What’s so special about this…?

Posted on 16/01/2009


Every kind of media has it’s own special merit, the one thing that you can’t do with anything else.  Most have several, and if you look into gaming, you’ll quickly notice that mostly every genre has unique merits to them, that are impossible or very hard at best to pull off with anything else.

RPG, in the classical, offline, unplugged sense of the word (the Dungeon Insider doesn’t count) also have a HUGE number of things that are impossible to do with other media. Yet time and again, I tend to wonder, why people try emulating other media (forms of text, call it whatever you like). The “medium” of  TV-Series has evolved into something that is no longer “a series of shorter, less budgeted movies” since The Prisoner, and it’d just be impossible to do something like The Wire or Lost with anything but a TV series.

Of course it could be argued, that the medium doesn’t matter, that ultimately Lost could be done perfectly in book form without the actualy series, but that’s an argument that’s not viable. Modern day TV series are uniquely that: TV series. They would loose too much information from the transition to book form, and wouldn’t gain anything in return. How about modern day video games then?

What’s the biggest boon a video game has? Usually it all comes down to it being interactive. Player input being the most important unique selling point of the medium. Player input is something that’s outright impossible to translate into another medium. If player input is done right, a game doesn’t even need a background story to justify it’s existence. This is by no means an argument AGAINST background story or story in games at all. Not every game should be like Tetris. But games like Tetris do not need an outward story, don’t need a context for their game elements. Tetris wouldn’t be doable, the EXPERIENCE wouldn’t be reproducable by anything but a game.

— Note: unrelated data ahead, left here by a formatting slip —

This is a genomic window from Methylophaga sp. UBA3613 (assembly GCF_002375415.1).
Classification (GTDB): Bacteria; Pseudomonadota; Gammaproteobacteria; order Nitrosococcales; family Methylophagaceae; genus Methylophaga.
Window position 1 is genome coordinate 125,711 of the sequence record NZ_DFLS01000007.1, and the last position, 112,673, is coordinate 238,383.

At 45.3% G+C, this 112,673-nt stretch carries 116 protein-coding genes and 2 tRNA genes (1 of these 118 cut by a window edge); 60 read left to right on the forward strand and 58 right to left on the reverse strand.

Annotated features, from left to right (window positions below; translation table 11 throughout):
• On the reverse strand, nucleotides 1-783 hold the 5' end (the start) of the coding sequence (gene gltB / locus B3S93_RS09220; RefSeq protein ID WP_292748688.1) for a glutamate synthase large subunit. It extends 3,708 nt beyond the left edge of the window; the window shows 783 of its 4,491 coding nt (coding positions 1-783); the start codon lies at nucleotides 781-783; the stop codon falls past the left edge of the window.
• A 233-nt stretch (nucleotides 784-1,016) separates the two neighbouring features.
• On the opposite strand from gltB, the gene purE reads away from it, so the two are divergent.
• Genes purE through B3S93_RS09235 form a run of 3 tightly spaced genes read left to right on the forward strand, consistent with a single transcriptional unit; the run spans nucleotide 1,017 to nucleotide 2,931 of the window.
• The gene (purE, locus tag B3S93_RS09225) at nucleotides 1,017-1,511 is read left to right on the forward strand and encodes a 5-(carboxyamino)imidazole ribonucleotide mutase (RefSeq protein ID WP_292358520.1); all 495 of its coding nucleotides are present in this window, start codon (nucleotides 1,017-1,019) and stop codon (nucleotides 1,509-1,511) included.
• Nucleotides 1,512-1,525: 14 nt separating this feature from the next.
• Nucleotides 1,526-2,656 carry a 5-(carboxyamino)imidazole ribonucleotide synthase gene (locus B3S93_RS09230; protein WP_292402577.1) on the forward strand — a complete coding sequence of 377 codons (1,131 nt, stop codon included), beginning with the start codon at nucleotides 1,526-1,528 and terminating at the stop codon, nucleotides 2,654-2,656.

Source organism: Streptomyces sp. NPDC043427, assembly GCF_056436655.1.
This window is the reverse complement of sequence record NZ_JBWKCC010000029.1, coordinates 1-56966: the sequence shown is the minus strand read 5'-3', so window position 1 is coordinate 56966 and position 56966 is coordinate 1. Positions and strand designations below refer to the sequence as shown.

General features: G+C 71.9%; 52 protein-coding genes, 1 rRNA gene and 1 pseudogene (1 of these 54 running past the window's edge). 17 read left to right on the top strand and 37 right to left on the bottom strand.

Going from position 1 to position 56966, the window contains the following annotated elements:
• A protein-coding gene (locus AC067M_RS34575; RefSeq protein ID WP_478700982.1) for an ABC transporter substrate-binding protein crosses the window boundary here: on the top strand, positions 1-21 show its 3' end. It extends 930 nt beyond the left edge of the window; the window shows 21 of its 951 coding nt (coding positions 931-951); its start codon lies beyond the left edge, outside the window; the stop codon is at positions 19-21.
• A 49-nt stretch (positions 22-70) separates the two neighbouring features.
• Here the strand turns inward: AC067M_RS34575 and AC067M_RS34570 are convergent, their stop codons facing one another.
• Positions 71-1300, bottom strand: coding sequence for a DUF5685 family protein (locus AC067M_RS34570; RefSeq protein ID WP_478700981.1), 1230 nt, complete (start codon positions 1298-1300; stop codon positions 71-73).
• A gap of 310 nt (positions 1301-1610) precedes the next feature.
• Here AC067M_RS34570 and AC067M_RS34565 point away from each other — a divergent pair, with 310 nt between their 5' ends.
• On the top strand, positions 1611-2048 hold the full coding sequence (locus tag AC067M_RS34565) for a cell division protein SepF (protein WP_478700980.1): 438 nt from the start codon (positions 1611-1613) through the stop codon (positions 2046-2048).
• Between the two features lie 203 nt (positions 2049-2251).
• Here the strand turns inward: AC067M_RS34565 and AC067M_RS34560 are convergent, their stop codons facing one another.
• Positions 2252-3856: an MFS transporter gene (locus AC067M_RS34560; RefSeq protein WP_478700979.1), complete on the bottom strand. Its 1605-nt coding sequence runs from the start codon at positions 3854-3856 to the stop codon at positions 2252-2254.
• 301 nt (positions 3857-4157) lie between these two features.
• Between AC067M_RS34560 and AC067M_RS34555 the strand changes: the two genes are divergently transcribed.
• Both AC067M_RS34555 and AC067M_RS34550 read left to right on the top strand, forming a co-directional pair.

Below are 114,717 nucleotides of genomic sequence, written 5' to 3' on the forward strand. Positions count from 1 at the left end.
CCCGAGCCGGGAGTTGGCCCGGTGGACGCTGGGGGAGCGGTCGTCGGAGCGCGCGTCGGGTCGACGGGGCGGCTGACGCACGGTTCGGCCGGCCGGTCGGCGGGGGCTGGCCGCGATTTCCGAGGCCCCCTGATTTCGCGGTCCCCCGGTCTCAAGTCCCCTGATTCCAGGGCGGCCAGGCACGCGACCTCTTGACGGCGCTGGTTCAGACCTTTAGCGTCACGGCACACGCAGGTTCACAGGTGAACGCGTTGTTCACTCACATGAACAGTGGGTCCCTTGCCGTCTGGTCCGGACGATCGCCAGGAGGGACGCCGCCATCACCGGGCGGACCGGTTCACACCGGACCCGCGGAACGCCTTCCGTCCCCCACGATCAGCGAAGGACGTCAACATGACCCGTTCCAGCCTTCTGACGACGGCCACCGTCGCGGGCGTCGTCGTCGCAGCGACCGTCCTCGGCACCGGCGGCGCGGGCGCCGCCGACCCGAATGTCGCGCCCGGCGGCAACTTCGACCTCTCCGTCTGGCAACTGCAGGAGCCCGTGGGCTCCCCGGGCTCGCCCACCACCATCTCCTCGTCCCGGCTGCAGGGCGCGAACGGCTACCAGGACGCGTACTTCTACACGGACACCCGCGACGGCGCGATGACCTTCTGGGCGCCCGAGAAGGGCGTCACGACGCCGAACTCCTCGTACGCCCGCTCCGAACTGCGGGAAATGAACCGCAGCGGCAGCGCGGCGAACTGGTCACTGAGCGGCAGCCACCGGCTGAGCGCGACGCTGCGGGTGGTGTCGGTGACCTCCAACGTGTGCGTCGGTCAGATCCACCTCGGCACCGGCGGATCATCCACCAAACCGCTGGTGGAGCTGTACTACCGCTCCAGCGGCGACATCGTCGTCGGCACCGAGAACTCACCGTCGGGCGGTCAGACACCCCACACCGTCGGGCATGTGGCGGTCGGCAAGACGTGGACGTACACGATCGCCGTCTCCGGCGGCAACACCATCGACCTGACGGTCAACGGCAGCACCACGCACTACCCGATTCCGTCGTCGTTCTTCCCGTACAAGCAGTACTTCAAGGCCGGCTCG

RPG is similar, yet probably the most complicated subject. There are a lot of RPGs on the market, and nearly as many tried and true definitions of what an RPG is. For me personally an RPG campaign is something that lends it’s scope from TV series, while being unique in an incredibly broad spectrum of actual player input. The catch is player INPUT. The RESULT of an RPG campaign could be something that then in turn could be done with a TV series. But then consumption of a TV series is hardly comparable to what happens at the gaming table. RPG, no matter which form of it you actually believe in and play, cannot be done with another medium, not even with video games, not even with MMORPGs. It can be emulated / simulated though to a certain extent even though severe translation errors can occur in the process.

But that’s not all. Things get lost in translation, especially when it’s things you just plainly cannot take over. A good example for this is of course player input, which just cannout be taken into non-interactive media. This is – among other things of course – a good explanation for why video game based movies often times cannot really work. Also of course, it is due to the movies being based on games that are so heavily defined by player input, that the story that puts that input into context can be rather weak, but when the player input is taken away, the weaknesses of the story is then of course pushed into focus very strongly.
But as this is a blog about games, the emphasis is of course on gaming. Games should ideally be as much about actual player input, about interaction with the medium and with other players as possible, without a game / rpg session trying (too hard) at being something it’s not. Though a video game can easily take on a form of presentation a tv series does (see Siren: Blood Curse / New Translation ), it’s better of not taking on MORE, as in not sacrificing player input or the value of player input for the sake of, say, a cutscene. Yes, Metal Gear Solid, I’m looking at you.